Very few consumer-targeted trucks have ever come with stacks. Today’s Nice Price or Crack Pipe Dodge D150 L’il Red Express Truck is just so exhaustively featured, but is its price stacked against it?
Toyota’s 7M-GTE engine has a reputation for going through head gaskets like they’re going out of style. That didn’t stop 65% of you from voting yesterday’s so-equipped old school Supra a Nice Price win. Apparently clean editions of that car are not going out of style anytime soon.
You know what once did go out of style was Dodge’s once and future king, cop-motor pickup, due to its thirsty nature. But now, proven by today’s 1979 D150 L’il Red Express Truck, it’s back.
Debuting in early 1978 as a performance truck, the special D150 rode on a short, 115-inch wheelbase and was only available with a wood-trimmed Utiline bed. Garish gold artwork adorned both doors and the gate, and most noteworthy, twin functional exhaust stacks from the step plates just aft of the cab. At over 6,000 pounds it was exempt from many of the emissions requirements of the time
This Li’l Red Truck, being a ’79, is slightly detuned from the debut year, but it still rocks a truck-grade 360 topped by cop engine intake and an 850 cfm 4 bbl Carter ThermoQuad gas sucker. Changes to the second, and last, model year include replacement of the hot cam with a standard 360 edition, an 85 MPH speedo, and the adoption of catalytic converters to meet tightening emissions standards.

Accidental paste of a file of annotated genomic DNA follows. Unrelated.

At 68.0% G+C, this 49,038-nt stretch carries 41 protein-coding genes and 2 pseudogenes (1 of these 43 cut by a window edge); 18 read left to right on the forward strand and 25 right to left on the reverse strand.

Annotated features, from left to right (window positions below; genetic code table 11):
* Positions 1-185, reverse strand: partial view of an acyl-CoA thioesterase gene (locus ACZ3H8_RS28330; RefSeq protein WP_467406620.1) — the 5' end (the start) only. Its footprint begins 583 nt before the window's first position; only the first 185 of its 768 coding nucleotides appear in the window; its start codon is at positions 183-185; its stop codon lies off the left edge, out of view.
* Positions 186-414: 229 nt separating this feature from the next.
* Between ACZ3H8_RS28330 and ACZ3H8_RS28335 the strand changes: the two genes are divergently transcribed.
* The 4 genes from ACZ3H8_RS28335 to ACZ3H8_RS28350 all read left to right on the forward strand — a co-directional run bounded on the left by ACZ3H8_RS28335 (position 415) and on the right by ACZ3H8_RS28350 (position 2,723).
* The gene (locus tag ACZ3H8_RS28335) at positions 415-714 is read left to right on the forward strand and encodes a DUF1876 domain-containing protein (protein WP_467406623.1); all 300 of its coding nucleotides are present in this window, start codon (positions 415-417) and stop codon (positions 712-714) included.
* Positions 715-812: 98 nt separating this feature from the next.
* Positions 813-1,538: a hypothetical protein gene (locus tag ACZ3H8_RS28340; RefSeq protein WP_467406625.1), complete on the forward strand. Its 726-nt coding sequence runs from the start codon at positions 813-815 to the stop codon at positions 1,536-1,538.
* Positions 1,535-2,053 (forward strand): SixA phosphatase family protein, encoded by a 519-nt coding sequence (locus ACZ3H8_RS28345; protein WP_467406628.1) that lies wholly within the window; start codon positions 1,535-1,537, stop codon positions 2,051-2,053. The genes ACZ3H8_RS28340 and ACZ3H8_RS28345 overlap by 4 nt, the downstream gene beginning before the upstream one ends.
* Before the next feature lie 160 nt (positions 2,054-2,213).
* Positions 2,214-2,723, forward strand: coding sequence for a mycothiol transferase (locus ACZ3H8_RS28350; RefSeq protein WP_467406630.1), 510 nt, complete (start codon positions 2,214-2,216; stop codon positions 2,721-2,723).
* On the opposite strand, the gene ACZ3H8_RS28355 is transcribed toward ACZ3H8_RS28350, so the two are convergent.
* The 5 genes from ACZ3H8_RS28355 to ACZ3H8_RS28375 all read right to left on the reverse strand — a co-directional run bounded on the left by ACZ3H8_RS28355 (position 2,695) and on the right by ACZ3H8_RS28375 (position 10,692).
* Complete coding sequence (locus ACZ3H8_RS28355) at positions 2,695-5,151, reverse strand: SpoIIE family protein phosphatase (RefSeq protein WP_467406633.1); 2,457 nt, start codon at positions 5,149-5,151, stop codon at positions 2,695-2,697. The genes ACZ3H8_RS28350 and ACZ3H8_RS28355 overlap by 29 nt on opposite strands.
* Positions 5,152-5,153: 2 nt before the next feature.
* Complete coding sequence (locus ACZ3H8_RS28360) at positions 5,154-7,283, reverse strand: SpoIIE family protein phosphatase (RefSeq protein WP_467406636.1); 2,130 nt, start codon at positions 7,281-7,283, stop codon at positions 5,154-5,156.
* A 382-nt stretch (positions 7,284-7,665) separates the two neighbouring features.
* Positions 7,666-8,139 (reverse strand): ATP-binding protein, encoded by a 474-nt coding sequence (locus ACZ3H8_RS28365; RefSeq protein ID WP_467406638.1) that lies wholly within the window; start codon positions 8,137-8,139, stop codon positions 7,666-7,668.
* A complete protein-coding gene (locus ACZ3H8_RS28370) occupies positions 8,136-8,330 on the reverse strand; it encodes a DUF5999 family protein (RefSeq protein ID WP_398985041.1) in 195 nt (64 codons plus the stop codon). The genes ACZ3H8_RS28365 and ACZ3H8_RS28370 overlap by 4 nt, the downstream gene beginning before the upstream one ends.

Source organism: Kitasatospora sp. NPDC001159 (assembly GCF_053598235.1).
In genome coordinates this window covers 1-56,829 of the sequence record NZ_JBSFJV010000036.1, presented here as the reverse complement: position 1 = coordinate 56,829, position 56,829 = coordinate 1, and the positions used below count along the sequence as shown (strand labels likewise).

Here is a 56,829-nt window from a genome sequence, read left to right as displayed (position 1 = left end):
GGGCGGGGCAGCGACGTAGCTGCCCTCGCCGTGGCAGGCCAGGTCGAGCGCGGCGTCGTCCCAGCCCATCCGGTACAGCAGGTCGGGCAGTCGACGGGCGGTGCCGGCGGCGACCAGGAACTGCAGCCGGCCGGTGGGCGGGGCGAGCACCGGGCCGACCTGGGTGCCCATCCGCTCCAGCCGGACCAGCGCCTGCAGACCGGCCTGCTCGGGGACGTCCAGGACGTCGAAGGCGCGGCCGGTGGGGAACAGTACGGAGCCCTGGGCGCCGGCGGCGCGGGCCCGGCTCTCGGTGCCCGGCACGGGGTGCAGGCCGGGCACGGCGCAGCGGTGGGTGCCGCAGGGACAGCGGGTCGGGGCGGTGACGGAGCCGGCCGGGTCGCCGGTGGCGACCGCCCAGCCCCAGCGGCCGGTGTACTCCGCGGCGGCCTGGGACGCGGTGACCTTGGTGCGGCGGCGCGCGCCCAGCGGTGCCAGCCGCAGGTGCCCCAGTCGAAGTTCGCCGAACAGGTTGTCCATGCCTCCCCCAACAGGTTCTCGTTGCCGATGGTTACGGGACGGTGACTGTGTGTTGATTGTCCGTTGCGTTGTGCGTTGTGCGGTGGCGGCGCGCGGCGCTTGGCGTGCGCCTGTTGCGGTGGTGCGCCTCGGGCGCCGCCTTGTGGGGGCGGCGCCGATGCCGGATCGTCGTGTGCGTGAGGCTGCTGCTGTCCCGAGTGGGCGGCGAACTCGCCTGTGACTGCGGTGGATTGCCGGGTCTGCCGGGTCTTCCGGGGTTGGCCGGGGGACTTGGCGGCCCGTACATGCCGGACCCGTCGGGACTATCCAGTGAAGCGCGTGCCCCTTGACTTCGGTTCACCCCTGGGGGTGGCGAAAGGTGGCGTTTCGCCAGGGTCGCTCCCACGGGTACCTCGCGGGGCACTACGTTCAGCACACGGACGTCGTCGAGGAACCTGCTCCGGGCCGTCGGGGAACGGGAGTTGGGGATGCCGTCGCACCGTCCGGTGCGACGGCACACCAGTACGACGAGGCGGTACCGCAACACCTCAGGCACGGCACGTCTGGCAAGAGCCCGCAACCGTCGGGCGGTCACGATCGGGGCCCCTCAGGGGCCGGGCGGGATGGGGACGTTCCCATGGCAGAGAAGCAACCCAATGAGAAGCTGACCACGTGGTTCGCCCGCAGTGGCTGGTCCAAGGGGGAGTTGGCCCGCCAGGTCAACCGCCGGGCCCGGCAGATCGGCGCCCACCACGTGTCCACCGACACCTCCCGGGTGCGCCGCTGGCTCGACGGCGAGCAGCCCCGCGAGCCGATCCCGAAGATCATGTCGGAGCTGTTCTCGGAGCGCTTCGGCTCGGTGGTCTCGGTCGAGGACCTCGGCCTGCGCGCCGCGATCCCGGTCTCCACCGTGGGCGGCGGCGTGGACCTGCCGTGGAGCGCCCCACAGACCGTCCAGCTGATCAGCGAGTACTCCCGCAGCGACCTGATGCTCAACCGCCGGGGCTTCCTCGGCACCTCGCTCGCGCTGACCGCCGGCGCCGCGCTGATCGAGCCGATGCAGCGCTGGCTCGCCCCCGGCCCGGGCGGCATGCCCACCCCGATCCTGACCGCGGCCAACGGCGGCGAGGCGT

Backing up the engine is an A-727 Loadflite with a 2,500 RPM stall converter and a 440 V8 valvebody, That sends power back to a 3.55 rear end. Adding a little show to the go, Dodge dressed the engine bay up with chrome plated valve covers, dual snorkel air cleaner, and those crazy two and a half inch exhaust stacks covered by equally shiny heat shields.
Obviously, owing to its name, these trucks all came in red. The wood trim is solid oak and the interiors could be had in either lurid red or black. This almost as-new D150 went black and never went back. It also sports the stock buckets, but they're so American ass wide, you might mistake them for a bench. Everything on the truck, from the inside, to under the hood and the exterior looks to be in amazing shape. The ad claims but 42,000 miles total and, owing to an oil change record, only 2,500 of that has been added in the last 25 years.
Today, the L’il Red Express truck may appear garish and perhaps even cartoonish, but it is without a doubt a significant representative of ‘70s performance metal, and while be-stacked, be-chromed, and be-oaked, it belongs in the historical records. The question of course, is whether this survivor should belong to a new owner for its $18,998 price.
Before you decide, and just to add fuel to the fire, here’s another one on eBay that’s asking considerably more. In fact, these trucks were not cheap to begin with, adding 20% to the cost of a base D150. Here now, 34 years later, you need to determine what premium one might command. Do you this this L’il Red Express is worth $18,998? Or, does that price make it l’il too expensive?
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